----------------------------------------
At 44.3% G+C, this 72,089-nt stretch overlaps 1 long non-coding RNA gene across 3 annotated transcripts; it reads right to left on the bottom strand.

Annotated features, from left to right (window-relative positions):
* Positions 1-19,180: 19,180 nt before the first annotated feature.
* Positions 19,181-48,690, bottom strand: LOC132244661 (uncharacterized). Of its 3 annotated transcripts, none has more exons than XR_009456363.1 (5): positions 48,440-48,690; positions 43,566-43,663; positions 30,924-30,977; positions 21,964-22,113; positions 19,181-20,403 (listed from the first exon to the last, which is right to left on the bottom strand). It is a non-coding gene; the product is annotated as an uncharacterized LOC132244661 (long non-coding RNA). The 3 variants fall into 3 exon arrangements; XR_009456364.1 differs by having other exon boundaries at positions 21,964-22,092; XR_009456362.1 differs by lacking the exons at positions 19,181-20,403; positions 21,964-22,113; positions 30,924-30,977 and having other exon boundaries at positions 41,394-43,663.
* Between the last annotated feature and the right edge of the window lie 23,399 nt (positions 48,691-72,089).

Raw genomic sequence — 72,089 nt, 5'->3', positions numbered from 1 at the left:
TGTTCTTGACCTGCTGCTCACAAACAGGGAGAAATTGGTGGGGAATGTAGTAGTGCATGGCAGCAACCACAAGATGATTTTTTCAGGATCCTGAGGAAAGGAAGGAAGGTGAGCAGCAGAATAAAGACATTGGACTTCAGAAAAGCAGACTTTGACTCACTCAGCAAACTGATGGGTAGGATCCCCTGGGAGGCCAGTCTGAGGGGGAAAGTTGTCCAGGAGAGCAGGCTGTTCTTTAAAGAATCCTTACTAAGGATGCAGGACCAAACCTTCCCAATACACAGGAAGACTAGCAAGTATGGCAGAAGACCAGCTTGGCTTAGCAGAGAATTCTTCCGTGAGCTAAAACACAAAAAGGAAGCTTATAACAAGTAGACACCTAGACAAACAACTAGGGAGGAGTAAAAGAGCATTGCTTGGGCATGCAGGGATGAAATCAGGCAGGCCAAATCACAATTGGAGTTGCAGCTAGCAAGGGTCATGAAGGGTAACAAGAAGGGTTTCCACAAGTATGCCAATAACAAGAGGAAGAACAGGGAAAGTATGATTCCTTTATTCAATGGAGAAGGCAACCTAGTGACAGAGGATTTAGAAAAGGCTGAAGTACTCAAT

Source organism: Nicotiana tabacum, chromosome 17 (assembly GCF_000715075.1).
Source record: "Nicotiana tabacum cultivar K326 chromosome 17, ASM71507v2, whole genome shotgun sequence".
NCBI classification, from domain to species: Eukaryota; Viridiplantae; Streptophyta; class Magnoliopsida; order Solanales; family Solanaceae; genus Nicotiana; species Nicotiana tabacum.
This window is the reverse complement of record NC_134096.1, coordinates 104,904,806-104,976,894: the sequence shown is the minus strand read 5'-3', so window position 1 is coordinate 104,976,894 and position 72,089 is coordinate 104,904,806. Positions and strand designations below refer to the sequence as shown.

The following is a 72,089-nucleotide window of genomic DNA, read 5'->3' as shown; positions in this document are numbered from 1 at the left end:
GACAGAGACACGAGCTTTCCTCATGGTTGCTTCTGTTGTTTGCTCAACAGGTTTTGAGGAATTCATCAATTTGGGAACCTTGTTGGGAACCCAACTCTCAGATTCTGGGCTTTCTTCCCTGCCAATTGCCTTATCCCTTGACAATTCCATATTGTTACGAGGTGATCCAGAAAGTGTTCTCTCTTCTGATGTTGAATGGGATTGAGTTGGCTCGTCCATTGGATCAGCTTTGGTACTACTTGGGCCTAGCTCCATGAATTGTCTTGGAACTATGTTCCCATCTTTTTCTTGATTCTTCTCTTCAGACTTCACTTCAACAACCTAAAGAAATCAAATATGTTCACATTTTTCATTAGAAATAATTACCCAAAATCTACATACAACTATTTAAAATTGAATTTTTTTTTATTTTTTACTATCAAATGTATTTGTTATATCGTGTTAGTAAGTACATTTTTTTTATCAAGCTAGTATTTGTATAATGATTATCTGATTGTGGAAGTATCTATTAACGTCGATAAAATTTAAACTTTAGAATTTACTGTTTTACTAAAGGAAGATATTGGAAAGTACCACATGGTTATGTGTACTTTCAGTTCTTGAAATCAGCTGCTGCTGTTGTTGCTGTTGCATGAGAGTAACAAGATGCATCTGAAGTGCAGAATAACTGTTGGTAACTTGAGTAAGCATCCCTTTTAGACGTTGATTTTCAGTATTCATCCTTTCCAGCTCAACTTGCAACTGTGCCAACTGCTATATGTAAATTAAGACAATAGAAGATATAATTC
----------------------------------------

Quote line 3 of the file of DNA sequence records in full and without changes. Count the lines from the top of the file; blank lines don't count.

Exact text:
* Positions 1-19,180: 19,180 nt before the first annotated feature.